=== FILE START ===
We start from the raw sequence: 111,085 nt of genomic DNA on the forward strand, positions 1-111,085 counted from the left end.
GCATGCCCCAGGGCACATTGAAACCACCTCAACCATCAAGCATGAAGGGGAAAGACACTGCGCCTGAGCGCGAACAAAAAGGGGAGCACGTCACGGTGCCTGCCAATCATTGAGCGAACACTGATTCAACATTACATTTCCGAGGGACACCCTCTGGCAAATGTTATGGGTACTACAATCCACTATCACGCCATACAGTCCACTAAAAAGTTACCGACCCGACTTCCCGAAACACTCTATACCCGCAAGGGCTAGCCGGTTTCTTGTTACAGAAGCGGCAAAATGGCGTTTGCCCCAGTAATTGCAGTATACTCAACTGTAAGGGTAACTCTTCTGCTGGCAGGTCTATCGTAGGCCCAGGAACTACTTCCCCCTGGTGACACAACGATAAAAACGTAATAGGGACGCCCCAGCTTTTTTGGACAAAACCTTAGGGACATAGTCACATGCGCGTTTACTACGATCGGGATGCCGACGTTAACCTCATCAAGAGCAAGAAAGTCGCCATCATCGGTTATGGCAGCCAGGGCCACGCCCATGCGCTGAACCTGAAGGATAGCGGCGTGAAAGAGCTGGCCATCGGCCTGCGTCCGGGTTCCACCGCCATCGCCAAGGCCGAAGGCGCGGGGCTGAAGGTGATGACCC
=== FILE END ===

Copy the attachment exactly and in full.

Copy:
We start from the raw sequence: 111,085 nt of genomic DNA on the forward strand, positions 1-111,085 counted from the left end.
GCATGCCCCAGGGCACATTGAAACCACCTCAACCATCAAGCATGAAGGGGAAAGACACTGCGCCTGAGCGCGAACAAAAAGGGGAGCACGTCACGGTGCCTGCCAATCATTGAGCGAACACTGATTCAACATTACATTTCCGAGGGACACCCTCTGGCAAATGTTATGGGTACTACAATCCACTATCACGCCATACAGTCCACTAAAAAGTTACCGACCCGACTTCCCGAAACACTCTATACCCGCAAGGGCTAGCCGGTTTCTTGTTACAGAAGCGGCAAAATGGCGTTTGCCCCAGTAATTGCAGTATACTCAACTGTAAGGGTAACTCTTCTGCTGGCAGGTCTATCGTAGGCCCAGGAACTACTTCCCCCTGGTGACACAACGATAAAAACGTAATAGGGACGCCCCAGCTTTTTTGGACAAAACCTTAGGGACATAGTCACATGCGCGTTTACTACGATCGGGATGCCGACGTTAACCTCATCAAGAGCAAGAAAGTCGCCATCATCGGTTATGGCAGCCAGGGCCACGCCCATGCGCTGAACCTGAAGGATAGCGGCGTGAAAGAGCTGGCCATCGGCCTGCGTCCGGGTTCCACCGCCATCGCCAAGGCCGAAGGCGCGGGGCTGAAGGTGATGACCC